In my work with teachers, I often choose to discuss the life of a prominent educator of character little known in this country, but widely celebrated in Europe: Janusz Korczak (1878-1942). A Polish physician, educator, and champion of children’s rights, Korzcak provides for teachers an example of a thoughtful and dedicated practitioner who saw each child’s uniqueness, and who—at a time when it was not customary to do so—asked the following useful questions about those in his charge: Who is this child? What is his or her greatest gift? What does he or she fear? How can I make this child feel valued? I believe that teachers ought to try to acquire such information about their students.
Korczak’s orphanages, organized as “just communities,” helped children to feel safe and well cared for, to know what it means to treat others and their property with respect, and to earn the esteem that comes from contributing in positive ways to an ordered society. I believe it is also worth studying Korczak’s difficult family history, the choices he made that he later regretted, and how he reacted to those who tried to take advantage of him and to those who opposed his ideas.
In studying biography, it also behooves us to ask, “Who influenced and/or inspired this person?” Janusz Korczak adopted the ideas of Johann Heinrich Pestalozzi (1746-1827), a Swiss educator who encouraged teachers to be reflective, observant, and loving. Ludwik Krzywicki, a renowned Polish sociologist who was able to intensely focus his mind despite the oppressive conditions in which he was forced to live, was another figure who impressed Korczak. This professor creatively endured life in a cramped, windowless jail cell in Spokpina prison, which he shared with Korczak when they were both arrested in 1909, during a wave of Czarist repression of intellectuals.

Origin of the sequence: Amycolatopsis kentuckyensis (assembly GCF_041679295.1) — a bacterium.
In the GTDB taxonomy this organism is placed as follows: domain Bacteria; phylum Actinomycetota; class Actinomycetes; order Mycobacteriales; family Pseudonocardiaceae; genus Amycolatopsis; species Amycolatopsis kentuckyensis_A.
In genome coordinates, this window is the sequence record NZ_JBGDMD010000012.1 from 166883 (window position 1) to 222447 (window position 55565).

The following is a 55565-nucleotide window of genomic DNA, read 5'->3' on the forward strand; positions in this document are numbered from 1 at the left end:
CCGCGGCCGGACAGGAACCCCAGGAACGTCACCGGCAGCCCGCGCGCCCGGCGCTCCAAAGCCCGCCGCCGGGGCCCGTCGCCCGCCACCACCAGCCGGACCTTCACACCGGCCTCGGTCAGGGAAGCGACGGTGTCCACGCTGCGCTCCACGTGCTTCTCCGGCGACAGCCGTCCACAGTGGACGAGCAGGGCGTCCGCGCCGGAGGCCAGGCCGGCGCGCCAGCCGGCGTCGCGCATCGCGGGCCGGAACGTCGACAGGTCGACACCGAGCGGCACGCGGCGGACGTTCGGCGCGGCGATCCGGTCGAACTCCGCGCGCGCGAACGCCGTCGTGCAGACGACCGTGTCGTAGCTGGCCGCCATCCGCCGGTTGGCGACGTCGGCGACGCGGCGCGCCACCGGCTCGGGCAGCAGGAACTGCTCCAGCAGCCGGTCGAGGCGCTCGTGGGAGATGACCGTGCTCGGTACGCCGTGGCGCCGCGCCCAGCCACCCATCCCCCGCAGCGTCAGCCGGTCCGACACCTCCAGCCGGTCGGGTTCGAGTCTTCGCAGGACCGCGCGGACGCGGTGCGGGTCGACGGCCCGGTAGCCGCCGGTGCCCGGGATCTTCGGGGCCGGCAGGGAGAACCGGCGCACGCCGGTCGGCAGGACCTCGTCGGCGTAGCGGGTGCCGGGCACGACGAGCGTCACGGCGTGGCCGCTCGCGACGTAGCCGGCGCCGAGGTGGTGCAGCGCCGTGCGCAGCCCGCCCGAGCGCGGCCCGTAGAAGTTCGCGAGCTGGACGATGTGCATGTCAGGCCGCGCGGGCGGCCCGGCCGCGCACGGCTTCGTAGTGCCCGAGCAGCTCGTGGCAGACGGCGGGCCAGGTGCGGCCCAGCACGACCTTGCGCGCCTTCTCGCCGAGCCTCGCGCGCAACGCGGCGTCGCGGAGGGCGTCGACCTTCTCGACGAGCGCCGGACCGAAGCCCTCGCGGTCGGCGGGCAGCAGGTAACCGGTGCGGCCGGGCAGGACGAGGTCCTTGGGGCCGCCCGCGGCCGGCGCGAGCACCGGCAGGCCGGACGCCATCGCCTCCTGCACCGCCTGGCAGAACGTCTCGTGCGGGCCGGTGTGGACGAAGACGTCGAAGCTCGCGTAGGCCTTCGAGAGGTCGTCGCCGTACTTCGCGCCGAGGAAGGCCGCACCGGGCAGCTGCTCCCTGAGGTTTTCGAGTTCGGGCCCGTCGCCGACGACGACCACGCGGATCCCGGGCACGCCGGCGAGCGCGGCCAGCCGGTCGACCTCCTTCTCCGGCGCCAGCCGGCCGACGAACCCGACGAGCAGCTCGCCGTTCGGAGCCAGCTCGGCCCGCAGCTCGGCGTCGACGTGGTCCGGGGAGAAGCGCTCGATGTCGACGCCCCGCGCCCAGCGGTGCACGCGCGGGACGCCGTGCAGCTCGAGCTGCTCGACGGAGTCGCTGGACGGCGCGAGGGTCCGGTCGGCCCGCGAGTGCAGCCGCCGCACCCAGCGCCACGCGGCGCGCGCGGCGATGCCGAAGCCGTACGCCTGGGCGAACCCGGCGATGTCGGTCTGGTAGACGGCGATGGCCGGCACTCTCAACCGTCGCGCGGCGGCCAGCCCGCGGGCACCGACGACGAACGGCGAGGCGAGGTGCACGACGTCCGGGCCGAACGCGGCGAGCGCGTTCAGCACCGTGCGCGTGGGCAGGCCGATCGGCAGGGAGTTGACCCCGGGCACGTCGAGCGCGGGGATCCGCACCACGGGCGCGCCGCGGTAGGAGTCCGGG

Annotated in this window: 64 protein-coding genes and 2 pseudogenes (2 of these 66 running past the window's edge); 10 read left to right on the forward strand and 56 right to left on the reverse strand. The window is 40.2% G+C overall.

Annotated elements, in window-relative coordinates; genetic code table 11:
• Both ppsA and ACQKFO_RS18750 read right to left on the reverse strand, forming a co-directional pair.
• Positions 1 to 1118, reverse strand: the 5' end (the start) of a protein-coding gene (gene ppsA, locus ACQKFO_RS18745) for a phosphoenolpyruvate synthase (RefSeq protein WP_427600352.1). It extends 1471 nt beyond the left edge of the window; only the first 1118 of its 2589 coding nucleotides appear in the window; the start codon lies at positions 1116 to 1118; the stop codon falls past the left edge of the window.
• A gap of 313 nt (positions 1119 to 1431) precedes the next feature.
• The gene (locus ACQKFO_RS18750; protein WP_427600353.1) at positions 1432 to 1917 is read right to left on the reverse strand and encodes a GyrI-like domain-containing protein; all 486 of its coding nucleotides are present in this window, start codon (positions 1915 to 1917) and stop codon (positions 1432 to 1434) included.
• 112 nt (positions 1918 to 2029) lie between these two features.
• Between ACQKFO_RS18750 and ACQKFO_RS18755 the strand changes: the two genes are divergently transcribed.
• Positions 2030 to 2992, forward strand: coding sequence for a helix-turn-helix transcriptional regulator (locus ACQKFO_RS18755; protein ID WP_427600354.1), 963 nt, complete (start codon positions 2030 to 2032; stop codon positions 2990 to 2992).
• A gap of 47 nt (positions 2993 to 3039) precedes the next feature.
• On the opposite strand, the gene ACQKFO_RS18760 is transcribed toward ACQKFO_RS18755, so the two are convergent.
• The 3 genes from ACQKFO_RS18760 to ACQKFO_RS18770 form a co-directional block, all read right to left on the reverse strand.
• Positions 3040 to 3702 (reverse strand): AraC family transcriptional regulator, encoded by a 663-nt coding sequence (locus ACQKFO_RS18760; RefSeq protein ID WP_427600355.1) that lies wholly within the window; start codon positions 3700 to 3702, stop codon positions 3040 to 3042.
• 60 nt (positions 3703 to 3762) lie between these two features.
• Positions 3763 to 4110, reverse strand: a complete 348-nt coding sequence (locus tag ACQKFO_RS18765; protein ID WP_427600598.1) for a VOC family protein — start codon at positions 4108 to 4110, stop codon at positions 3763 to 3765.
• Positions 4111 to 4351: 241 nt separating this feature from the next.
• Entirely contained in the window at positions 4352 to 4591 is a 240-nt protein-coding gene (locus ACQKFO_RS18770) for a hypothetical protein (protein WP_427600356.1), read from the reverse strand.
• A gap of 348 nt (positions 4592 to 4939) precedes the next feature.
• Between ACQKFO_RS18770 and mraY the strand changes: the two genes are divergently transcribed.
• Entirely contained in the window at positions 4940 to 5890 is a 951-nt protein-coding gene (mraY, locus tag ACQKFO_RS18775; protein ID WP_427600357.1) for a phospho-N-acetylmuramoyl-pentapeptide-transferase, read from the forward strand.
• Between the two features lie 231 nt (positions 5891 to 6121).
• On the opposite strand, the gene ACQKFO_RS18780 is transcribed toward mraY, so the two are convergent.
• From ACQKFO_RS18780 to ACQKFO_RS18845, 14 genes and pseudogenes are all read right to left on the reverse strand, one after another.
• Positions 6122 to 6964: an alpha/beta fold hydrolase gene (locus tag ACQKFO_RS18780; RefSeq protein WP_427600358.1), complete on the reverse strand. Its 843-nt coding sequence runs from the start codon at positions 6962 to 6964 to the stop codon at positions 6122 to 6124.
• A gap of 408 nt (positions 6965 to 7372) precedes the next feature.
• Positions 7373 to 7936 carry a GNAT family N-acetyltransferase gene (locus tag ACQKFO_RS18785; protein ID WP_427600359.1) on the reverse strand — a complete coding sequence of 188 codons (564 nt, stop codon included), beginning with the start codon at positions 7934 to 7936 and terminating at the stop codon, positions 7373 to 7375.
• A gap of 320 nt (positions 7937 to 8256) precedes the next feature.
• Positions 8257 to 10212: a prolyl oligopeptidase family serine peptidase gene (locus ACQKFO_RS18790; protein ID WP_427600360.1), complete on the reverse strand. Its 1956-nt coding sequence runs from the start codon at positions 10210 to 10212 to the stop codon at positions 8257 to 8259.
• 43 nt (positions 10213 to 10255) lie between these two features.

And finally, in his darkest moments, while faced with an increasingly desperate situation in which he and his children were subjected to Nazi rule, Korczak turned to the writings of the Roman emperor Marcus Aurelius, who endured great suffering and tragedy and composed Meditations,personal reflections in which he strove to comprehend the motives of others.
If we are curious about how an individual’s thinking and dispositions evolved; what, specifically, he or she was up against; and how we might apply lessons from his or her life to our own, our students are likely to discern our passion and to share in our interests. And by bringing biography into our classrooms, we not only capture our students’ attention and ignite their moral imagination, we also attend to what Nel Noddings terms the “great questions of life”: How should I live? What kind of life is worth living? How do I find meaning in life?
Encouraging children to pose and answer for themselves such questions is the ultimate aim of schooling. Biography can help us reach this aim. A worthy life makes for the most compelling of stories. It illustrates that we humans are the sum of our choices, that we each have the power to shape our own destiny.
Vol. 24, Issue 27, Page 37